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In our church, as individuals and a community we should welcome strangers and newcomers. Get a feel for being together with others. We can put barriers in our head which prevents us reaching out-that people will feel patronised, that they view things differently, that they are too difficult. A need to put ourselves in others shoes, to recognise that they can find themselves in quite different circumstances. Conversation is vital to community. Together we can accomplish so much more than by ourselves. 

The daily, morning Mass gives a real sense of togetherness and community. This is what we want from the whole parish. This synodal experience is also what we want everyone to experience. Awareness of our spiritual journey together is growing.

A sense that we don’t walk together – people are prepared to walk away for fickle reasons eg they don’t like the singing or attend only because of the Sunday obligation. A feeling that people just do what they want. There is a reluctance among many practising Catholics to take more part in their parish. What exactly does walking together mean and what does it hope to achieve? Do we simply leave behind those we deem not “true” Catholics? 

We must be as inclusive as possible in our parish life and find ways to reach out especially to young people. Are clubs and Masses for them the way forward? The obstacles to young people attending are great – mental health issues, peer pressure, social media. There is a generational change in people’s attitude to the Church. The SVDP is a good example of inclusion and reaching out as are the Mini-Vinnies in the primary school. 

There are perceived obstacles blocking certain people from attending: the divorced, the poor, the unemployed, gay people. Some even don’t come because they can’t afford to. How does the Church look from the outside: old, white, male-run, hetero-normative? 

Covid has made people wary of reaching out. Once the emergency has passed we need to make more effort to let people know they are not alone and to identify those who are not coming back. 


We need to slow down and give ourselves enough time to truly listen and pick up how people are feeling deep-down. Loneliness and poverty are barriers to being listened to. We might think some people are difficult to approach but we can be surprised by the welcome reaction. The parish is there for all of us in hard times. How can we best get this across to everyone especially if they feel the community is not very welcoming?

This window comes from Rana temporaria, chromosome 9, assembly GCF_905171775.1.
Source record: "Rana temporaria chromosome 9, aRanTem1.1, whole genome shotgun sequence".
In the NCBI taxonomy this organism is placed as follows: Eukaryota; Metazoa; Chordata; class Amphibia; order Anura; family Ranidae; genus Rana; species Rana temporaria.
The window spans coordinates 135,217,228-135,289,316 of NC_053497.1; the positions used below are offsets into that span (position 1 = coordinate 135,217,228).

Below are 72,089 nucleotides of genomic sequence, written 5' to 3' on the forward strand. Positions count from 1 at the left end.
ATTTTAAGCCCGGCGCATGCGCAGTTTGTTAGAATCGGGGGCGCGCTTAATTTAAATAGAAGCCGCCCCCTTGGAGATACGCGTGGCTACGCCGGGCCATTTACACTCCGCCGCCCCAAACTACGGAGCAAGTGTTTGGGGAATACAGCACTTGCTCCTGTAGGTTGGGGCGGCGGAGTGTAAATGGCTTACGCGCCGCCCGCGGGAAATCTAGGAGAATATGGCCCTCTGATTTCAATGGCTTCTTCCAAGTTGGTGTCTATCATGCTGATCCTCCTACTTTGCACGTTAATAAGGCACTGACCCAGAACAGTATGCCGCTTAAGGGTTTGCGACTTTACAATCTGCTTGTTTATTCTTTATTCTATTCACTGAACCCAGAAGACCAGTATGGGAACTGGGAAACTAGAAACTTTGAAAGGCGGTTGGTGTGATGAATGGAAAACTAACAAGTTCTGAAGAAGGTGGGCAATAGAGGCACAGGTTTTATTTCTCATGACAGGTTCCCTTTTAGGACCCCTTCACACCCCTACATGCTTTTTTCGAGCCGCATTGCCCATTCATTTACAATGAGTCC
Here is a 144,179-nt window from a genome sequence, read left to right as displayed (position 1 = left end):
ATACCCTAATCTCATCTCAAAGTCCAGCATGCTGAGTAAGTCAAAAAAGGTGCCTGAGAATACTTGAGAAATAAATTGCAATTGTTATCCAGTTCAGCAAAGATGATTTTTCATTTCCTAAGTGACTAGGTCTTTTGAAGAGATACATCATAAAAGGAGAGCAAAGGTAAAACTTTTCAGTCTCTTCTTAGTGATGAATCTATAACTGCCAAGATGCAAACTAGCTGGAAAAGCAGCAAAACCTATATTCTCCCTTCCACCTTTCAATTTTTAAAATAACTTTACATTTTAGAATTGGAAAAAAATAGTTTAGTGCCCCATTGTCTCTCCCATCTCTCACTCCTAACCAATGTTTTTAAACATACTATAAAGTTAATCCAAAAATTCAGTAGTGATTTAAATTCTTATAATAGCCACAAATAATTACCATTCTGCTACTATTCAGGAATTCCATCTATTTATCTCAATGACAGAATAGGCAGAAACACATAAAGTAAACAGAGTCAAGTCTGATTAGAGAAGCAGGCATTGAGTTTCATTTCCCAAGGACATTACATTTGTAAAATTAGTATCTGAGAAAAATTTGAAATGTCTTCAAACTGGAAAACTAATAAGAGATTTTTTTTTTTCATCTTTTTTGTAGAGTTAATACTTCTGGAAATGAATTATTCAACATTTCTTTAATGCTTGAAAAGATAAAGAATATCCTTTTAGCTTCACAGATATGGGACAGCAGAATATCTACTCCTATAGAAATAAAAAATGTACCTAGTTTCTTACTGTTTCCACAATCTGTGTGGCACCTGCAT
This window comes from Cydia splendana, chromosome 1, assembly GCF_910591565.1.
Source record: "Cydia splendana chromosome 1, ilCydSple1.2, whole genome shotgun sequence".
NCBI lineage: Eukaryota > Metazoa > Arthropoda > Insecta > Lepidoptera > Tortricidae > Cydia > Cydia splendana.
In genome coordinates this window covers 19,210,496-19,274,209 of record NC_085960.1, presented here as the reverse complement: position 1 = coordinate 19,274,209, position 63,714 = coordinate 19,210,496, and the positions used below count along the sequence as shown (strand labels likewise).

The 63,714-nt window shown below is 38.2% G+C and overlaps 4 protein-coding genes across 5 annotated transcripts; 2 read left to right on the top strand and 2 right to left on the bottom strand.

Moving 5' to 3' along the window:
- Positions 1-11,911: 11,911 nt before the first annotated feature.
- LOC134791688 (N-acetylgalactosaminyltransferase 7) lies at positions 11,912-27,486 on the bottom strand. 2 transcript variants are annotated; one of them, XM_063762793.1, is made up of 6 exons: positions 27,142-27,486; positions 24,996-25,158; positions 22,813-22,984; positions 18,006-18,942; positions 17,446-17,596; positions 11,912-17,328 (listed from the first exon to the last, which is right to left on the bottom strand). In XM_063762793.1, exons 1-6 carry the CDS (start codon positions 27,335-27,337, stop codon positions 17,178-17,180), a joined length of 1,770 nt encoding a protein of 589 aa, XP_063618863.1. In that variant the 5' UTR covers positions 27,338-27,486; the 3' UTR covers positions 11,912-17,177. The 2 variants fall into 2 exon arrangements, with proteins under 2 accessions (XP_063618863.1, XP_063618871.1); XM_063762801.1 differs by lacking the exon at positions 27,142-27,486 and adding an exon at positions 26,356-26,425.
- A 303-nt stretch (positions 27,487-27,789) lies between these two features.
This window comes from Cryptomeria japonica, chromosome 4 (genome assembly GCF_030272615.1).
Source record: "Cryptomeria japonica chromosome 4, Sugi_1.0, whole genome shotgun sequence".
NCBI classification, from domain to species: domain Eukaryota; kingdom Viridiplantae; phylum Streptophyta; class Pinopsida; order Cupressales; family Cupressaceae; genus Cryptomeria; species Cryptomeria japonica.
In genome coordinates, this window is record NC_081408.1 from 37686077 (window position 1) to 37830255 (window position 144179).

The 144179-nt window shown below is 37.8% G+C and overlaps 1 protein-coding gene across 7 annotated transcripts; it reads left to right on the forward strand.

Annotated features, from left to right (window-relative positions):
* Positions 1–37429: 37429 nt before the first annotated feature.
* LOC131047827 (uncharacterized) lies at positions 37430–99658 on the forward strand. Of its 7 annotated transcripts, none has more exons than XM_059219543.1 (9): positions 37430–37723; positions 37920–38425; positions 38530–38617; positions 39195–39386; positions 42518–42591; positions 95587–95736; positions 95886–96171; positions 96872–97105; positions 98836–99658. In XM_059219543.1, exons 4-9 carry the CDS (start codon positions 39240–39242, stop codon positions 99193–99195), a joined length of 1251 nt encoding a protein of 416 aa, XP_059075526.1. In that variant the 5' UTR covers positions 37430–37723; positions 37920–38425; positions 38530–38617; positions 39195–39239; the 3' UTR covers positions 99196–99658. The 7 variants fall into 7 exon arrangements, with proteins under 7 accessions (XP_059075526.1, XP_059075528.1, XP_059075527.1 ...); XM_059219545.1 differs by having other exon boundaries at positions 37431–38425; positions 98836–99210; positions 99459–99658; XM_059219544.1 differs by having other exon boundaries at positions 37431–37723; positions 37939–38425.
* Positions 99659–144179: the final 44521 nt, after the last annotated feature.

We can develop the art of listening through prayer when we hear both God and ourselves. This creates the peace within us which enables us to listen. 

The voice of the world is very loud and can drown out the Church’s voice. The Church’s teaching should be explained more clearly and though this might mean some people don’t accept it, a stronger church will emerge. Fear that the Church’s message is being diluted and fear for the future of the Church. 

Refreshing to hear other people express their fears and hopes and to experience the presence of the Holy Spirit. Good, too, to listen and identify with the prayer experiences of others. 


Relaxed, comfortable, peace, quiet. Reassured at the presence of the Spirit. Hopeful. Experience the presence of Jesus – given an image. Confirmed. Feeling of being relieved at “getting prayer out”. Sense of yearning, awareness of something deeper, desire to be closer to the Lord. Self-knowledge – word from scripture focussed into a moment of self- knowledge. The Emmaus walk – disciples thought they knew and the Lord didn’t – in fact the reverse. Security in the sense of Jesus walking with us – we all walk together with Jesus. 


It is so encouraging to be given chance to share – to be asked about views. Good to meet others and discuss things. Reassurance that we’re not alone – sense of community. “We’re not mad” – individuals independently all identifying similar themes – initially afraid to speak out in case they were thought to be ‘mad’. Worried about the challenges ahead – how to reach young people. Sense of welcome in the group and from the parish – what about the ‘lapsed’? the marginalised – need to reach out to them. We need to represent the ‘voiceless’. How do we ‘tap into’ the “middle group”/young adults?